O’Brien attorneys call for Probation mistrial

Witness says he spoke with friends who also testified

Attorneys in the federal corruption trial of former state Probation Department commissioner John O’Brien asked for a mistrial Friday after a prosecution witness said he has been discussing testimony in the case with a pair of other witnesses. The judge in the case, William Young, did not immediately rule on the request.

Edward Dalton, a retired regional supervisor in Probation, testified Friday that he spoke with two friends, Ellen Slaney and Richard O’Neil, after they testified in the trial against O’Brien and two former O’Brien aides, Elizabeth Tavares and William Burke III. Judge Young has issued a sequestration order that bars any of the witnesses in the case from discussing the case with each other. Prosecutors have used the order to keep Burke’s daughter, whom they intend to call as a witness, out of the courtroom for the duration of the trial.

Slaney was the prosecution’s first witness. O’Neil testified earlier this week. Both delivered extensive testimony about O’Brien’s alleged attempts to steer Probation jobs to politically connected job candidates. Dalton testified Friday that both Slaney and O’Neil are his close friends, and that he has spoken to both throughout the trial. “I talked to Rick this week,” he said. He added that he and Slaney, who was on the witness stand for several days, would touch base over the phone after she was finished testifying for the day.

Dalton insisted that he never discussed the substance of Slaney and O’Neil’s testimony. Instead, he said, “I’d ask, how’d it go? I asked about logistics. What’s the courtroom like? Where do you stand?” William Fick, one of O’Brien’s attorneys, pressed further on what Slaney discussed with him and Dalton shot back: “You! What attorneys are aggressive, who isn’t, the 600 sidebars, things like that.”

“I don’t need to know what their testimony is,” Dalton argued, “because it’s unrelated to anything I’m dealing with.”

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Paul McMorrow

Associate Editor, CommonWealth

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Paul McMorrow comes to CommonWealth from Banker & Tradesman, where he covered commercial real estate and development. He previously worked as a contributing editor to Boston magazine, where he covered local politics in print and online. He got his start at the Weekly Dig, where he worked as a staff writer, and later news and features editor. Paul writes a frequent column about real estate for the Boston Globe’s Op-Ed page, and is a regular contributor to BeerAdvocate magazine. His work has been recognized by the City and Regional Magazine Association, the New England Press Association, and the Association of Alternative Newsweeklies. He is a Boston University graduate and a lifelong New Englander.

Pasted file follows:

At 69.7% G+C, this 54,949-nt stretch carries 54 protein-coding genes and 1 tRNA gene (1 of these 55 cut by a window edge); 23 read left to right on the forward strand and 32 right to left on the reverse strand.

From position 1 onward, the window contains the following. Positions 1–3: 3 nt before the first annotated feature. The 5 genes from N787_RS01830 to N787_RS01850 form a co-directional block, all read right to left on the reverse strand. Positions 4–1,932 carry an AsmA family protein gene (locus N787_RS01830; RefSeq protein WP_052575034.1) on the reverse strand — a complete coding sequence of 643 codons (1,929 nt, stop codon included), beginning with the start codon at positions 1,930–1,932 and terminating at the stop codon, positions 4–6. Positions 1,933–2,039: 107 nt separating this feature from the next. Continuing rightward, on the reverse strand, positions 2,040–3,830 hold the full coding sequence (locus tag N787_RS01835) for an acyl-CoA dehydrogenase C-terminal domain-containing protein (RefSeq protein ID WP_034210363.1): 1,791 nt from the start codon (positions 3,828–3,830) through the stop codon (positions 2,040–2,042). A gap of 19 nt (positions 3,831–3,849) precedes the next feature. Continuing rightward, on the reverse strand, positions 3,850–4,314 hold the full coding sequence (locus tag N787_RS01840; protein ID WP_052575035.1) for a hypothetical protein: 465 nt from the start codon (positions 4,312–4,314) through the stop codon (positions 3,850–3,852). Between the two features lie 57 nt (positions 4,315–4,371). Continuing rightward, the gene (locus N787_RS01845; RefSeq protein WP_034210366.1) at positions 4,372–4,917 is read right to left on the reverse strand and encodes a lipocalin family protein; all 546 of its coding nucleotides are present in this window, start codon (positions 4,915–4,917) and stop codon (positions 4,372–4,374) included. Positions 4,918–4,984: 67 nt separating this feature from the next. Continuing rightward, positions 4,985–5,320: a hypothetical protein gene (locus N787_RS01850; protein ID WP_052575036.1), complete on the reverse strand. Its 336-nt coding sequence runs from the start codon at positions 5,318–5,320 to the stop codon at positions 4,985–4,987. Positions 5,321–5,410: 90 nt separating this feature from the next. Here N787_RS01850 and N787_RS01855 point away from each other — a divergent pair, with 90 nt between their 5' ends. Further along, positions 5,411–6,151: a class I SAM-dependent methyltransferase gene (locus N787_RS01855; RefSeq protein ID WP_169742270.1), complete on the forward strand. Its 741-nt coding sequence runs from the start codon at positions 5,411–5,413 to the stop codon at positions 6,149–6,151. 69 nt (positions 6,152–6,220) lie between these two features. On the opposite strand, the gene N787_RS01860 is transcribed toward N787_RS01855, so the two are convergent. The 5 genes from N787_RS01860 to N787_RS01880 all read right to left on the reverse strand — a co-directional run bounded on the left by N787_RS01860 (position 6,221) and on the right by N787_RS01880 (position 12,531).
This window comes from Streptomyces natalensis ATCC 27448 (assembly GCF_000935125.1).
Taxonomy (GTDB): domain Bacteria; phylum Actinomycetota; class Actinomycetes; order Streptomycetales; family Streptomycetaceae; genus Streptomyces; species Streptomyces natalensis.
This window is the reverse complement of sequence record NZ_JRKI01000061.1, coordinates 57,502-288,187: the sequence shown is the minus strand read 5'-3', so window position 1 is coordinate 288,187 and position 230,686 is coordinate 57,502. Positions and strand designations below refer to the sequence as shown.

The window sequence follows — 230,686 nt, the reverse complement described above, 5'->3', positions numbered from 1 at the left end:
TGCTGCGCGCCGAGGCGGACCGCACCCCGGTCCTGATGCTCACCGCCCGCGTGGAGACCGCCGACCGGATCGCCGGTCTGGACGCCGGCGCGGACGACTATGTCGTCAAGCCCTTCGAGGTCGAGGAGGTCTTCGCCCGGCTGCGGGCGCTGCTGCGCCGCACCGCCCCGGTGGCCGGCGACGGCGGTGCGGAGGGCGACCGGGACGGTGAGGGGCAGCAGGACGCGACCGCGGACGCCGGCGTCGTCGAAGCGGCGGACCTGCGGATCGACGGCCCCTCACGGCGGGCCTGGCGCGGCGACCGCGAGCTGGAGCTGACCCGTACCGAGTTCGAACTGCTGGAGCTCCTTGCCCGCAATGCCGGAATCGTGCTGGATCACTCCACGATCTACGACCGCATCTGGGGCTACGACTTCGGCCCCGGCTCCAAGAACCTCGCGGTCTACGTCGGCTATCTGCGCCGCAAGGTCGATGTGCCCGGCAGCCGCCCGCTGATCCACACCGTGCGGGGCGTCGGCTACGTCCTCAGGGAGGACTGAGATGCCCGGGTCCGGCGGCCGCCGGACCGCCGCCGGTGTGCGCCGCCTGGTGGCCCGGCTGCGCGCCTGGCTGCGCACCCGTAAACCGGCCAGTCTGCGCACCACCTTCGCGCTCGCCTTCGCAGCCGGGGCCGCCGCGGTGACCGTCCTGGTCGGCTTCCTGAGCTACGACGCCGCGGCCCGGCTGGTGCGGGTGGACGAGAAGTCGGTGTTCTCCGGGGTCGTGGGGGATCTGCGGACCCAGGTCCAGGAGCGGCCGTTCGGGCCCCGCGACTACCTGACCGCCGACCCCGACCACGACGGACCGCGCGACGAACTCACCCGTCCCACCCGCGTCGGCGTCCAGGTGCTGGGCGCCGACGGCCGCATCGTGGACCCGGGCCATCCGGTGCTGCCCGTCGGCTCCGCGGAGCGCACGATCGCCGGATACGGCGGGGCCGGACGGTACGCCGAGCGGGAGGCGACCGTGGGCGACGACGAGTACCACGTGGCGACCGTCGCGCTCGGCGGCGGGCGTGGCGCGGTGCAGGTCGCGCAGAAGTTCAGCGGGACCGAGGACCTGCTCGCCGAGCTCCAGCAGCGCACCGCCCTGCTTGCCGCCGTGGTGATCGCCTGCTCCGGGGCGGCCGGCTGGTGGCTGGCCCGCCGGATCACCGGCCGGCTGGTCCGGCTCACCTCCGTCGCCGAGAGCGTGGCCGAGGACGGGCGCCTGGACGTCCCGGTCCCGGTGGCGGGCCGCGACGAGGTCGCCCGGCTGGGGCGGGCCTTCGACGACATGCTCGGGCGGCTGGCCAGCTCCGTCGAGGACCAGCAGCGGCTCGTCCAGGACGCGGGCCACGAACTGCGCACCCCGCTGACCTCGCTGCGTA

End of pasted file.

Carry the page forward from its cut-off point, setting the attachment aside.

About Paul McMorrow

Paul McMorrow comes to CommonWealth from Banker & Tradesman, where he covered commercial real estate and development. He previously worked as a contributing editor to Boston magazine, where he covered local politics in print and online. He got his start at the Weekly Dig, where he worked as a staff writer, and later news and features editor. Paul writes a frequent column about real estate for the Boston Globe’s Op-Ed page, and is a regular contributor to BeerAdvocate magazine. His work has been recognized by the City and Regional Magazine Association, the New England Press Association, and the Association of Alternative Newsweeklies. He is a Boston University graduate and a lifelong New Englander.

Chatty prosecution witnesses have been a running theme throughout the mail fraud, racketeering, and conspiracy trial against O’Brien, Tavares, and Burke. Thomas Brownell, a retired judge, got defense attorneys to snap to attention when he casually testified that Melissa Melia had approached him and struck up a conversation in the federal courthouse cafeteria; Melia is a prosecution witness, and one of eight Probation hires whom prosecutors have connected to alleged mail fraud by O’Brien. And former Probation official John Cremens caused a stir when he testified that he’d learned he was an unindicted co-conspirator in the case while talking with “a couple other witnesses.”

Asked by Fick, the defense attorney, whether prosecutors had instructed him to stay away from other government witnesses, Dalton replied, “I don’t recall them saying anything.”